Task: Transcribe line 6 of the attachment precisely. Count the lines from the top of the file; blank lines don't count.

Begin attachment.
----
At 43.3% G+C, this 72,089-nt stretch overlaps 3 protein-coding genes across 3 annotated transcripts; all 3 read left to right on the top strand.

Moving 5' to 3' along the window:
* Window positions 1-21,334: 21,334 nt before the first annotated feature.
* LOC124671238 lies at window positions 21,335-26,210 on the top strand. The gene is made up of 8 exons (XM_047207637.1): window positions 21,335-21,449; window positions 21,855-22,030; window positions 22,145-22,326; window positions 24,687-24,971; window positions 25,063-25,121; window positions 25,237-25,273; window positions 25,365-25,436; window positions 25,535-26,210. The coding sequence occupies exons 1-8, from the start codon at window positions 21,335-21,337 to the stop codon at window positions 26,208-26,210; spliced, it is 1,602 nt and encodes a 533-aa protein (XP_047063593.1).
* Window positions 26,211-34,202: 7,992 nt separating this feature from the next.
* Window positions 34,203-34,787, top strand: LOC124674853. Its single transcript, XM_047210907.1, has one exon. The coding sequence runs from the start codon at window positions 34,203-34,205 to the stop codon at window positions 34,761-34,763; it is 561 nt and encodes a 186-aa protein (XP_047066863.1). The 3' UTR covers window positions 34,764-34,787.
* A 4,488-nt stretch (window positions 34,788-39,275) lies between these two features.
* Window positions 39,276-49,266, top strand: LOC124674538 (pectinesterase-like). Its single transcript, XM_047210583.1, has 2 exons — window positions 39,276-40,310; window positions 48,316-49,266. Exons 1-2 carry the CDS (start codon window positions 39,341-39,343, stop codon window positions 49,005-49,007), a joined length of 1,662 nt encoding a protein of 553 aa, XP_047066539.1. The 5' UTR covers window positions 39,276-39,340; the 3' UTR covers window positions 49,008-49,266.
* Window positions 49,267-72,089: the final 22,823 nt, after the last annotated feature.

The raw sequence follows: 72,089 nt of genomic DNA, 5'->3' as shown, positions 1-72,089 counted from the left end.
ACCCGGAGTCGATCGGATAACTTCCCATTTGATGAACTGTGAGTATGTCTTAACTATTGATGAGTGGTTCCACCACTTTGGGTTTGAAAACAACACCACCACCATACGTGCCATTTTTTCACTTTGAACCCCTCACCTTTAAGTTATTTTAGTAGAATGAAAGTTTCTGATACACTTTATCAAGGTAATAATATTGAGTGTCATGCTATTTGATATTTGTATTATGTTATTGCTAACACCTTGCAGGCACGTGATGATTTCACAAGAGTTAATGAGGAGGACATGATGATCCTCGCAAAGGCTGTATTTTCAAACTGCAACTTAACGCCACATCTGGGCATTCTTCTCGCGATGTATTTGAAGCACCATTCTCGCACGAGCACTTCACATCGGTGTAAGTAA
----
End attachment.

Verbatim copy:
* Window positions 34,203-34,787, top strand: LOC124674853. Its single transcript, XM_047210907.1, has one exon. The coding sequence runs from the start codon at window positions 34,203-34,205 to the stop codon at window positions 34,761-34,763; it is 561 nt and encodes a 186-aa protein (XP_047066863.1). The 3' UTR covers window positions 34,764-34,787.